Dandelions are a widely recognized invasive weed in the home garden. Since dandelions spread easily, understanding what to look for and how to control this weed is a significant aspect of keeping a healthy landscape. Familiarize yourself with how to recognize dandelions, as well as which herbicide control is the most effective.
Dandelions (Taraxacum officinale) are perennial weeds with speared, flat green leaves that remain close to the ground, according to University of Minnesota Extension. The dandelion's roots grow as deep as 2 feet into soil. The tall, single stalks are topped with single fluffy white, globe-shaped seed heads that form from flowers that display a vivid yellow hue, according to the University of Nebraska-Lincoln Extension Horticulture.
The seed head of the dandelion weed is formed to disperse seeds via wind. Dandelions are most likely to grow and thrive in areas with full-sun exposure in home lawns, according to the University of Minnesota Extension. The use of herbicides to remove dandelions is essential to home garden health; dandelions can ruin the aesthetic appeal of your lawn, clog lawnmower parts and compete with garden plants, according to the University of California's Integrated Pest Management Program.
Herbicides for Grass
For dandelions in grass, the postemergent herbicide 2,4-D is the most effective control method for killing mature weeds as well as managing seedlings, according to the University of California IPM. If there is only a small dandelion problem, apply the herbicide to each weed. For a more widespread problem, cover turf grass; however, realize that 2,4-D will kill other plants on contact, according to the University of Nebraska-Lincoln Extension Horticulture.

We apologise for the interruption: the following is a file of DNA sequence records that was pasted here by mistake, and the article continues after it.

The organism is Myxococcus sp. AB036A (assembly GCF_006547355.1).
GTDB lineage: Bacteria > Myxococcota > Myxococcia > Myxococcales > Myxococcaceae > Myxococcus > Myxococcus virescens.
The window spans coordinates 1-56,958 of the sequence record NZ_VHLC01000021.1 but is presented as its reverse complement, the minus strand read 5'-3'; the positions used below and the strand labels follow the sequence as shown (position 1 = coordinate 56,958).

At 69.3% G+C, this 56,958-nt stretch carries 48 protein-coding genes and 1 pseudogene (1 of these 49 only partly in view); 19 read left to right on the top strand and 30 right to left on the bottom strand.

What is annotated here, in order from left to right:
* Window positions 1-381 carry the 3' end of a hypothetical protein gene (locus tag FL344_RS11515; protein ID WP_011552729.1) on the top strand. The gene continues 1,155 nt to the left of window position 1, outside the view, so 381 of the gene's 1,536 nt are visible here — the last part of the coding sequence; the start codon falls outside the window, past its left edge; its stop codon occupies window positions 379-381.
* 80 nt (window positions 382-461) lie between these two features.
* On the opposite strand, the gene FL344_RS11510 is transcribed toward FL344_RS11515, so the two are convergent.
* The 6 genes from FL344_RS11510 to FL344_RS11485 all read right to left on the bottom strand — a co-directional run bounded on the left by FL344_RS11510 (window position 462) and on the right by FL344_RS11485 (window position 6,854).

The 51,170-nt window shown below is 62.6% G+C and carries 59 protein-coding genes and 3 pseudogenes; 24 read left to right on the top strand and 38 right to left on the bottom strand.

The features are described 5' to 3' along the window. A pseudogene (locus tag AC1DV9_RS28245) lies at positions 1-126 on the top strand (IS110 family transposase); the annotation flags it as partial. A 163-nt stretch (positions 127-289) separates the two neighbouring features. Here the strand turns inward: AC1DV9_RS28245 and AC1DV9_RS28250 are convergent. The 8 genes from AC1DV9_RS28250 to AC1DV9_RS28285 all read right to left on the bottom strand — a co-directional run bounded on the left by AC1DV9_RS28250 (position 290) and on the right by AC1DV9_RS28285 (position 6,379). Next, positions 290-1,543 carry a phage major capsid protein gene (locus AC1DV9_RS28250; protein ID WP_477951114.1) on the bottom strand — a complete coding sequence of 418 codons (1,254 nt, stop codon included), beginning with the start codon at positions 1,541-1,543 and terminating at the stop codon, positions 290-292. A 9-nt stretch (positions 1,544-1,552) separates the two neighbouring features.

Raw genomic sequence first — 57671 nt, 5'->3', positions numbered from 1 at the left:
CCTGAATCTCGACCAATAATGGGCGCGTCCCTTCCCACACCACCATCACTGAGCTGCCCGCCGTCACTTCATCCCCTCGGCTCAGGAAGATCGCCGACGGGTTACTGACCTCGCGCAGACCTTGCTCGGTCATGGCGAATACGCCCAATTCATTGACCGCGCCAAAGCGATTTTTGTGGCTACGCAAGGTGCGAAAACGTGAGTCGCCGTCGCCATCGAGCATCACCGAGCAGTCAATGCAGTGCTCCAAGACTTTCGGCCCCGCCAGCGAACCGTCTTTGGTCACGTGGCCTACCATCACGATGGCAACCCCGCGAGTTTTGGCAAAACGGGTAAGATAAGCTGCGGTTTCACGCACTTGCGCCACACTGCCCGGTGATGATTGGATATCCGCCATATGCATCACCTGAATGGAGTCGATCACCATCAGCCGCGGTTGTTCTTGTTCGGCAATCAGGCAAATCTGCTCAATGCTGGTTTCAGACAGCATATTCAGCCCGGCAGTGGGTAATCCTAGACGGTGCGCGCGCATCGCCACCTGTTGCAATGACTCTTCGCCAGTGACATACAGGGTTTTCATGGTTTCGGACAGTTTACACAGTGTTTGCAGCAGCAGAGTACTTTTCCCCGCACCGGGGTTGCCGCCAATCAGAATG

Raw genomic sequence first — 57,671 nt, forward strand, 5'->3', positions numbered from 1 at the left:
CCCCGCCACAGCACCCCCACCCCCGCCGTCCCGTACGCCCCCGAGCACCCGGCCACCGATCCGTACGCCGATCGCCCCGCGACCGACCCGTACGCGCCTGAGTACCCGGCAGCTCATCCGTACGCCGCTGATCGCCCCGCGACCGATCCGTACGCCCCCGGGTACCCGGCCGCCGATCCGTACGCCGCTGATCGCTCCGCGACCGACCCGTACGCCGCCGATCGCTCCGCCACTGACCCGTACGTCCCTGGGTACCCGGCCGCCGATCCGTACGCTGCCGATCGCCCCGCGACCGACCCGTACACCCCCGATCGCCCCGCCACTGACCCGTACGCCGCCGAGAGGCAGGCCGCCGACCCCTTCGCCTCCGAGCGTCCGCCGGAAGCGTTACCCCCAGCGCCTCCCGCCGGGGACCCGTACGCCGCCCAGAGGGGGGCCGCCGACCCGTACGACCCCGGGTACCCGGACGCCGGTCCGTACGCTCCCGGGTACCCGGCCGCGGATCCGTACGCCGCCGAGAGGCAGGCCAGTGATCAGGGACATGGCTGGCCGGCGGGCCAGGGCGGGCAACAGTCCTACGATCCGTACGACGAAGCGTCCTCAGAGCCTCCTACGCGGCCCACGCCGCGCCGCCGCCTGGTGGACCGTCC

Herbicides for Ornamental Plants
For ornamental plantings infested with dandelions, preventive herbicide application is imperative. This is a little more complicated for the home gardener than dealing with turf grass as the herbicides are not suitable for home application. Contact a professional for the spray of isoxaben or oxyfluorfen before germination of dandelion seeds, according to the University of California IPM.
Spring is the most effective time for application of dandelion herbicides, preferably during May, as desirable plants in the line of spray drift will be sturdier and more likely to survive, according to the University of Minnesota Extension. In autumn, these plants will display new growth that is more vulnerable to herbicidal damage. Apply herbicides in non-windy, rain-free conditions with a temperature range from 60 to 79 degrees F.
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